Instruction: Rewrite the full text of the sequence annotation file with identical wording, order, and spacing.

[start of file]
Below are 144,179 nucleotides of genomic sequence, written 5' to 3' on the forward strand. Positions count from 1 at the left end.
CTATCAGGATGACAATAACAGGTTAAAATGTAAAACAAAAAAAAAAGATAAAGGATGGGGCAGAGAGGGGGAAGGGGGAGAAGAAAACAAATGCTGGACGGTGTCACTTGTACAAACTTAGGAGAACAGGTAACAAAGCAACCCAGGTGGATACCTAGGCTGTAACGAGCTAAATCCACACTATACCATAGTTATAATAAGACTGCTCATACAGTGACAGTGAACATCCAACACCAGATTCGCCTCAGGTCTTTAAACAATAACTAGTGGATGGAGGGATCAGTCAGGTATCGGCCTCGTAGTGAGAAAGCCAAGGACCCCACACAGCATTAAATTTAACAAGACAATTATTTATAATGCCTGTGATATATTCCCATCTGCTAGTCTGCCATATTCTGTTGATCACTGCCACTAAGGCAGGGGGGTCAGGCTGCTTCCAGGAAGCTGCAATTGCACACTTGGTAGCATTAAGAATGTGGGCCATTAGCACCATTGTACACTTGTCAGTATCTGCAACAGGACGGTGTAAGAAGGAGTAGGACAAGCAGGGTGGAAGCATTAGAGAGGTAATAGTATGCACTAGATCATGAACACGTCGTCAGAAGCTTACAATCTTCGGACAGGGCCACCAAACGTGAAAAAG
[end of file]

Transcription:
Below are 144,179 nucleotides of genomic sequence, written 5' to 3' on the forward strand. Positions count from 1 at the left end.
CTATCAGGATGACAATAACAGGTTAAAATGTAAAACAAAAAAAAAAGATAAAGGATGGGGCAGAGAGGGGGAAGGGGGAGAAGAAAACAAATGCTGGACGGTGTCACTTGTACAAACTTAGGAGAACAGGTAACAAAGCAACCCAGGTGGATACCTAGGCTGTAACGAGCTAAATCCACACTATACCATAGTTATAATAAGACTGCTCATACAGTGACAGTGAACATCCAACACCAGATTCGCCTCAGGTCTTTAAACAATAACTAGTGGATGGAGGGATCAGTCAGGTATCGGCCTCGTAGTGAGAAAGCCAAGGACCCCACACAGCATTAAATTTAACAAGACAATTATTTATAATGCCTGTGATATATTCCCATCTGCTAGTCTGCCATATTCTGTTGATCACTGCCACTAAGGCAGGGGGGTCAGGCTGCTTCCAGGAAGCTGCAATTGCACACTTGGTAGCATTAAGAATGTGGGCCATTAGCACCATTGTACACTTGTCAGTATCTGCAACAGGACGGTGTAAGAAGGAGTAGGACAAGCAGGGTGGAAGCATTAGAGAGGTAATAGTATGCACTAGATCATGAACACGTCGTCAGAAGCTTACAATCTTCGGACAGGGCCACCAAACGTGAAAAAG